Argos’ offence must improve – Toronto Sun

Author of the article:

Frank Zicarelli

Ottawa Redblacks quarterback Caleb Evans drops the ball but recovers it as Toronto Argonauts linebacker Travis Feeney looks on in Toronto on Wednesday. The Canadian Press
Ottawa Redblacks quarterback Caleb Evans drops the ball but recovers it as Toronto Argonauts linebacker Travis Feeney looks on in Toronto on Wednesday. The Canadian Press

To say the Argos’ offence was offensive is obvious. It couldn’t even produce 90 yards in the opening half of Wednesday night’s visit by the Ottawa Redblacks.

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The way the offence functioned evoked memories of the legendary coach John McKay, who went from college powerhouse USC to oversee the NFL’s expansion Tampa Bay Buccaneers.

Following yet another loss, a reporter on the Bucs beat posed the following question:

“What do you think of your team’s execution, coach?”

Replied McKay: “I’m in favour of it.”

The line has stood the test of time.

Argos head coach Ryan Dinwiddie didn’t provide anything as memorable, but he must have been compelled to utter something scathing about his offence that made a few plays en route to generating 253 yards in a 35-16 win for Toronto.

Whether it was the absence of running back John White IV, an offensive line that could not control the line of scrimmage, missed assignments, an inability to convert on third and short, there were several issues that plagued the Argos’ offence.

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And yet the Argos would win their second straight game to improve to 5-3 in the East.

The standings show the Argos atop the division, but this is far from a first-place team.

There’s work that needs to be done.

Following their debacle in the Labour Day Classic in Hamilton, Dinwiddie spoke of changes to his personnel.

Following the Argos’ win over the Redblacks, he once again pledged to shake things up.

With so few days before Toronto ventures into the Hammer for a Thanksgiving Day matchup it will be interesting to see what, if any, moves Dinwiddie will make on offence.

Getting White back into the lineup will help.

The offensive line has been a work in progress since the opening week.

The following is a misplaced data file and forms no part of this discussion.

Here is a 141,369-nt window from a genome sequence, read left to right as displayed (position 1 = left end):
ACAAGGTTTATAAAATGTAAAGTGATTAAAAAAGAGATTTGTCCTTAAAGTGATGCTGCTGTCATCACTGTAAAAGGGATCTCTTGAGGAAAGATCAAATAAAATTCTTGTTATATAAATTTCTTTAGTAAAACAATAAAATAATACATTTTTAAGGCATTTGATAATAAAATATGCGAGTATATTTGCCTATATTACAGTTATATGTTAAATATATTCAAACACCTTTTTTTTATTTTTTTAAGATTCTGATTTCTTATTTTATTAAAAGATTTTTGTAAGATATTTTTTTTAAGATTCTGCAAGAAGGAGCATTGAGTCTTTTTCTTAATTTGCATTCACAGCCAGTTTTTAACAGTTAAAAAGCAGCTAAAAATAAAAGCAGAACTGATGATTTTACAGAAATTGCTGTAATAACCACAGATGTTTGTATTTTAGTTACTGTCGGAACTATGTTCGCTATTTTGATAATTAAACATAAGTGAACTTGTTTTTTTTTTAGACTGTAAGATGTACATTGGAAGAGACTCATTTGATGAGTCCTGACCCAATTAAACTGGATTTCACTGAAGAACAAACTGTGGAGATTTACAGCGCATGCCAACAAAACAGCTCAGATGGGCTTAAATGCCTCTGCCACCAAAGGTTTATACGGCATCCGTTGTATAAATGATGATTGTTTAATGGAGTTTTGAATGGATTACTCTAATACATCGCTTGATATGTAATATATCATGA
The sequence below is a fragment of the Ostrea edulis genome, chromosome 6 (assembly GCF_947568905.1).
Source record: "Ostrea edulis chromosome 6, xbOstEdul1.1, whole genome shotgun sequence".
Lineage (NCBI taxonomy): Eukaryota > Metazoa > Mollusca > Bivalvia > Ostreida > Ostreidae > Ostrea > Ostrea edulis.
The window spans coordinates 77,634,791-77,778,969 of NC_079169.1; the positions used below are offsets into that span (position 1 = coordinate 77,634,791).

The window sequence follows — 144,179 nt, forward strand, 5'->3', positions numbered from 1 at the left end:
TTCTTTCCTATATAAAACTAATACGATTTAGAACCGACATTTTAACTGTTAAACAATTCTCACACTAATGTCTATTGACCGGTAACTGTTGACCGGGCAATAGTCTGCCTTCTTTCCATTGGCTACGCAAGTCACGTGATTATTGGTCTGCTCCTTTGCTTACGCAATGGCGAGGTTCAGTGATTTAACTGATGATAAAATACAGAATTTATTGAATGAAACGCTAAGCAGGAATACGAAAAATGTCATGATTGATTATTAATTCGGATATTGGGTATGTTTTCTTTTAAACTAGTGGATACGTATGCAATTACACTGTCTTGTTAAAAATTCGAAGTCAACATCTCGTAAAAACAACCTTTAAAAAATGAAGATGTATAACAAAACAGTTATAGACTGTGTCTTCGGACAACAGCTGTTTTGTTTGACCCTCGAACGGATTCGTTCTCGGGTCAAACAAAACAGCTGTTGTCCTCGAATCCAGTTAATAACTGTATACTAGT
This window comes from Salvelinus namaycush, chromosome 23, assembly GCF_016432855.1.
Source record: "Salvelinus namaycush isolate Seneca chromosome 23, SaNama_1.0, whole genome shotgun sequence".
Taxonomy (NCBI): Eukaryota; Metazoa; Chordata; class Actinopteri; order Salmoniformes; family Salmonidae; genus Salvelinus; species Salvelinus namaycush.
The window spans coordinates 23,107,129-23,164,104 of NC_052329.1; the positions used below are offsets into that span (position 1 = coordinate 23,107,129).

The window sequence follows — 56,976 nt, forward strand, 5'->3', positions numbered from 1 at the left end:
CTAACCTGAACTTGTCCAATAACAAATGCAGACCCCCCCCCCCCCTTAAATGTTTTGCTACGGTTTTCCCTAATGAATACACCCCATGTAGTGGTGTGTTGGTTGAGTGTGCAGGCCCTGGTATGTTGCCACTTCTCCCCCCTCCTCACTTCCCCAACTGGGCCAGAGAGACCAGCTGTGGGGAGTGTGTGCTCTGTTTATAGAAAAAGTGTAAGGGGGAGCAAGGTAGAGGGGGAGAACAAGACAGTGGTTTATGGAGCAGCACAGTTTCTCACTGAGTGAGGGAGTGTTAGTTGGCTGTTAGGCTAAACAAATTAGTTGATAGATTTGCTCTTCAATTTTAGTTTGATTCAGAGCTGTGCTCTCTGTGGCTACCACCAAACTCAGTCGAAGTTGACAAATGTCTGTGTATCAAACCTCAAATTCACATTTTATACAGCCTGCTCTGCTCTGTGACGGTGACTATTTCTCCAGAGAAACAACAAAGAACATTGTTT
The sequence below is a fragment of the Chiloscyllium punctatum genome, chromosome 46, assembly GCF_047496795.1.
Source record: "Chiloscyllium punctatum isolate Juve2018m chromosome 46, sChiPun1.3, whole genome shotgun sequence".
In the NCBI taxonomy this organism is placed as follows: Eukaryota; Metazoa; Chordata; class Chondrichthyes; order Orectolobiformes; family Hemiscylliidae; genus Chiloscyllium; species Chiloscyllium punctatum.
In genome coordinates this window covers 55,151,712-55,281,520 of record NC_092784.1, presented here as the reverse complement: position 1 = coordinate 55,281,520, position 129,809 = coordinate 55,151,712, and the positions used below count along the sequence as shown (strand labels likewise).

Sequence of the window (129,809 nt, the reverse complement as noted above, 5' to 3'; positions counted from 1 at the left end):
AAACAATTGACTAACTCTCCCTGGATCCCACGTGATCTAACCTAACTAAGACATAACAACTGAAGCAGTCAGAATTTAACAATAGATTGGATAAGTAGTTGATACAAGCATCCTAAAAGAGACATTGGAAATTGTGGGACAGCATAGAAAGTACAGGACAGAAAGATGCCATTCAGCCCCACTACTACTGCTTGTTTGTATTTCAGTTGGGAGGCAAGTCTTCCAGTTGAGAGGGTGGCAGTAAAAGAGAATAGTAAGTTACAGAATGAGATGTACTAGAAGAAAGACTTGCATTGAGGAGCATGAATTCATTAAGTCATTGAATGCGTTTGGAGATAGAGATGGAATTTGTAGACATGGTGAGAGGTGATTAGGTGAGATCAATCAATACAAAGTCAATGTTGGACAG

Nothing has really changed as the Argos have been forced to adjust when injuries strike or when performance slips.

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There’s no identity, offensively speaking, with the Argos, who have two quarterbacks they’ve started, a run game that was non-existent against the Redblacks and a passing game that made just enough plays.

At no point during Wednesday’s game did the Argos run a play inside Ottawa’s 20-yard line.

In the opening half, starter McLeod Bethel-Thompson threw for 66 yards.

Ottawa led by a point at the break after yielding the game’s first point on a punt single.

The one mistake by the Redblacks came on a punt when rookie Dion Pellerin came through to block the kick, allowing fellow first-year player Dejon Brissett to scoop the football and score his first professional touchdown.

It was ugly and only marginally better in the second half.

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The Argos’ D.J. Foster scored on a well-timed and executed 63-yard screen pass, but as running back he averaged 3.6 yards on 18 carries.

A 21-yard touchdown reception by Damion Jeanpiere was the only other big play produced by the offence.

With Chris Jones making the calls on defence, the Argos are 2-0, but the unit has been giving up plenty of yards.

Against Montreal, the Als generated 551 yards. Against Ottawa, the Redblacks produced 406 yards. In each game, Toronto’s defence forced turnovers.

Combined, seven turnovers were forced by the Argos’ defence, including pick sixes by Dexter McCoil and Chris Edwards in the win.

Cordarro Law, making his season debut, forced a tip that allowed McCoil to secure the football and score.

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Edwards benefitted from a poor read by rookie quarterback Caleb Evans.

With so little time before the Argos take to the field at Tim Hortons Field in Hamilton, there’s not much Dinwiddie can do schematically other than preach the importance of locking into details and being more physical along the line of scrimmage.

The Ticats are rested and will be looking to make amends for their overtime loss to Montreal.

Monday also marks the third of four games between the Argos and Ticats.

They split their first two games with each team winning at home.

On Labour Day, Hamilton led 25-4 after three quarters en route to a 32-19 win.

The Ticats defence sacked starting quarterback Nick Arbuckle three times and forced two interceptions, including a pick six by Simoni Lawrence on a tipped ball at the line of scrimmage.

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In the return matchup five nights later at BMO Field, the Argos led 14-7 at halftime and eked out a 17-16 win when Hamilton missed on a convert that would have tied the game.

Giving up a lot of yards on defence, an offence unable to generate yards, yielding a touchdown on a blocked punt and turning the ball over on a kickoff return by a special teams unit — it’s stunning how poor the Argos have looked.

But they’re 5-3 with two games looming in Hamilton and Montreal.

What’s certain is that the Argos need to get better, especially on offence.

Toronto’s lone road win came in the season opener against the Stamps.

For the Argos to be considered legitimate contenders they’ll have to find a way to win Monday in Hamilton or in Montreal on Oct. 22.

If they can somehow win both, the Argos will likely win the East and earn a bye into the divisional final.

fzicarelli@postmedia.com

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